As counterintuitive as they sound, race week workouts can be the secret to having a good race. While you certainly want to taper and rest in the days leading up to a race, a race week workout can boost your confidence, optimize your performance, and leave your legs feeling sharp and fresh for race week.
But what exactly does a race week workout look like? Should you do fast 400m repeats on the track regardless of distance? How do you strike the balance between doing enough and not doing too much? Let’s examine.
The Purpose of Race Week Workouts
Race week workouts are not intended to build your fitness anymore. Ideally, your last hard workout is completed ten days to two weeks before race day, and then you taper down the intensity. From a physiological standpoint, your body takes approximately 10-14 days to fully adapt to the stimulus provided by a workout. So any workout down race week is not a last-ditch effort to cram in some extra fitness…your body simply doesn’t work that way.
While you are tapering down your volume for a race, you are also sharpening for running as fast as you can over your goal distance. A race week workout is designed to keep you feeling sharp and fresh on race day. Some runners prefer no intensity on race day, especially if they do not incorporate a high amount of intensity into their regular training. If you are racing in the middle of training for a longer race, you may opt for easy runs leading up to the race since the race itself functions as a very hard workout within a training cycle.
But if you are accustomed to doing two hard workouts per week, a race week workout can be beneficial. Many runners lament how they feel stiff, antsy, or “off” during race week, which is often due to the change in routine from too sharp of a taper. You want to maintain your routine and reduce the volume as you taper without completing neglecting intensity. This will help you feel normal as the race approaches.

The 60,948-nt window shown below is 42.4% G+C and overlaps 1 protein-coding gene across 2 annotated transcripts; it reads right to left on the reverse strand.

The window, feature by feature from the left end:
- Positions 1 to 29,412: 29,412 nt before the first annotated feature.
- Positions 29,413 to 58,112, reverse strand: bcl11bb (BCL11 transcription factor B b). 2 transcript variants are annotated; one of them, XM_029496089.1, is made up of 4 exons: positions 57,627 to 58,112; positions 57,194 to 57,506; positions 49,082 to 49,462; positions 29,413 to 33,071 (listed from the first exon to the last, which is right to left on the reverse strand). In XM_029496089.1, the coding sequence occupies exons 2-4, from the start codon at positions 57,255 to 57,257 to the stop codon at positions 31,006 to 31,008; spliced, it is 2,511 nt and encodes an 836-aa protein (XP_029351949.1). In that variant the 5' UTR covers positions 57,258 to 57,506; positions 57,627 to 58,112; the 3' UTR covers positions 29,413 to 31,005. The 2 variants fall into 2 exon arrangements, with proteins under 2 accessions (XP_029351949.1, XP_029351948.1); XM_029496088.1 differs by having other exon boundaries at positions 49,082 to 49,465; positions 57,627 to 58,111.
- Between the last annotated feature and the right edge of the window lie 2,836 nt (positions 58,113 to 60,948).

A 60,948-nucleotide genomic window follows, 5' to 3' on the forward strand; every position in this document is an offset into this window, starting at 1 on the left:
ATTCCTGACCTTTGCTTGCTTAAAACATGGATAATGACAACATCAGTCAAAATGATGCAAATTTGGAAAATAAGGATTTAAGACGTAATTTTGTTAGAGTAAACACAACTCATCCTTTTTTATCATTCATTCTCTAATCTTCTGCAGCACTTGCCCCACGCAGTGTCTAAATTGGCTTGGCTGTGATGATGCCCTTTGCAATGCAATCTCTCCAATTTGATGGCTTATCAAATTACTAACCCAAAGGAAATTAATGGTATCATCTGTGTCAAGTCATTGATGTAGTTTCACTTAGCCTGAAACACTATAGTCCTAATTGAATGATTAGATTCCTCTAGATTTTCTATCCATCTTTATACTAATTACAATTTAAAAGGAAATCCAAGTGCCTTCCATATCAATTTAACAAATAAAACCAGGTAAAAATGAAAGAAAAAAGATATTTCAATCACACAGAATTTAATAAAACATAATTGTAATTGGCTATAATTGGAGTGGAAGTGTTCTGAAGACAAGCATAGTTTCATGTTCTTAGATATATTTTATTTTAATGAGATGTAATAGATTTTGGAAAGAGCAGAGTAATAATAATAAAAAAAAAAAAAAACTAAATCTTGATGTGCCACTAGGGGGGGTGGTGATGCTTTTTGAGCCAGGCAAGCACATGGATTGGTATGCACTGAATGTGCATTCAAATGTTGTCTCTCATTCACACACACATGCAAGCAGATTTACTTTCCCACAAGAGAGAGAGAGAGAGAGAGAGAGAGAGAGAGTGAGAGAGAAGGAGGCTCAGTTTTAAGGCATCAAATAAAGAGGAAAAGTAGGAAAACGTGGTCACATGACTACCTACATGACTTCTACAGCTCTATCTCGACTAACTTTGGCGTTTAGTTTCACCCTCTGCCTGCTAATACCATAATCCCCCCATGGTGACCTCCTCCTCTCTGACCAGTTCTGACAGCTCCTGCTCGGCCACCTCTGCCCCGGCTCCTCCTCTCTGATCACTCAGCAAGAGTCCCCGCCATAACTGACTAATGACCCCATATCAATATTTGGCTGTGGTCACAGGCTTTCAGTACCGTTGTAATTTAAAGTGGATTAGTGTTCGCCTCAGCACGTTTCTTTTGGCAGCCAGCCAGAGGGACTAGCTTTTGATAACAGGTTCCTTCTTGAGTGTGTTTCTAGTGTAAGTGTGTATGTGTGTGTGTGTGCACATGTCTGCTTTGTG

In a race week workout, you keep in a small amount of intensity so that you aren’t drastically changing your training routine the week of the race. This has both mental and physical benefits – chances are, you will feel better on race day if you have done a small amount of race pace running within the week leading up, and you will feel more confident about the race.
Race Week Workouts for Specific Distances
My friend and fellow running coach Denny explained this aspect well: you have to balance the risk and reward of a race week workout. If your workout provides a stimulus that you aren’t accustomed to in training – short as very short repeats on the track after months of longer intervals and tempo runs – the risk of fatiguing your legs or even injuring something is too high. It’s better to err on the side of less is more in terms of volume and intensity.
Training for a 5K looks drastically different than training for a marathon, and that principle applies to your last workout before the race as much as it applies to the rest of training. At least in my approach to coaching, race week workouts often feature some duration at race pace, just at a lower volume than in the previous weeks of training. Exactly how far you cover in your race week workout depends on how much you have done in your training. Running at race pace serves as a final reminder of what exactly race pace feels like before the race.
Ideally, race day workout should be done approximately 5 days before your race: enough time to allow your body to recover, but close enough to keep your legs and mind feeling fresh.
These are sample race week workouts; as with any workout, a race week workout must be tailored to your individual fitness, goals, and training plan (which is where a running coach is beneficial!). These workouts are suited for runners doing at least 25+ miles per week in training with at least one hard workout per week.